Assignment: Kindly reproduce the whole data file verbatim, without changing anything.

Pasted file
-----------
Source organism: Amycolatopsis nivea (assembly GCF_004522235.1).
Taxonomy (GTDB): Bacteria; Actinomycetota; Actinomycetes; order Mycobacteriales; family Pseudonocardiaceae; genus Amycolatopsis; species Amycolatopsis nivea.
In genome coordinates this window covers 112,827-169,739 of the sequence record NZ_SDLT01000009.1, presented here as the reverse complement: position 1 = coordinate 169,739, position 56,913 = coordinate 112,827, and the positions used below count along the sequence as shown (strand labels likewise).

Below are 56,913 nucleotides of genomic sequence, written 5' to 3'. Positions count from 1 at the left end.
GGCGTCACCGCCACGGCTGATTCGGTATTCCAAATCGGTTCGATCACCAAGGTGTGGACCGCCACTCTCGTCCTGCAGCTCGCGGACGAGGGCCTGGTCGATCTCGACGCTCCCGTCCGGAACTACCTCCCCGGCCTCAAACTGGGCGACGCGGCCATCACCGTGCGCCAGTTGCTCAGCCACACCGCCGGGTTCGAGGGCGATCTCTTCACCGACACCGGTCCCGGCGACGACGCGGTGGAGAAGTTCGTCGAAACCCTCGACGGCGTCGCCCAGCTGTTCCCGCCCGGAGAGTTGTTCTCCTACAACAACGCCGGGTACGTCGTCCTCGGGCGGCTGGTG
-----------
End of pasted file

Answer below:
Source organism: Amycolatopsis nivea (assembly GCF_004522235.1).
Taxonomy (GTDB): Bacteria; Actinomycetota; Actinomycetes; order Mycobacteriales; family Pseudonocardiaceae; genus Amycolatopsis; species Amycolatopsis nivea.
In genome coordinates this window covers 112,827-169,739 of the sequence record NZ_SDLT01000009.1, presented here as the reverse complement: position 1 = coordinate 169,739, position 56,913 = coordinate 112,827, and the positions used below count along the sequence as shown (strand labels likewise).

Below are 56,913 nucleotides of genomic sequence, written 5' to 3'. Positions count from 1 at the left end.
GGCGTCACCGCCACGGCTGATTCGGTATTCCAAATCGGTTCGATCACCAAGGTGTGGACCGCCACTCTCGTCCTGCAGCTCGCGGACGAGGGCCTGGTCGATCTCGACGCTCCCGTCCGGAACTACCTCCCCGGCCTCAAACTGGGCGACGCGGCCATCACCGTGCGCCAGTTGCTCAGCCACACCGCCGGGTTCGAGGGCGATCTCTTCACCGACACCGGTCCCGGCGACGACGCGGTGGAGAAGTTCGTCGAAACCCTCGACGGCGTCGCCCAGCTGTTCCCGCCCGGAGAGTTGTTCTCCTACAACAACGCCGGGTACGTCGTCCTCGGGCGGCTGGTG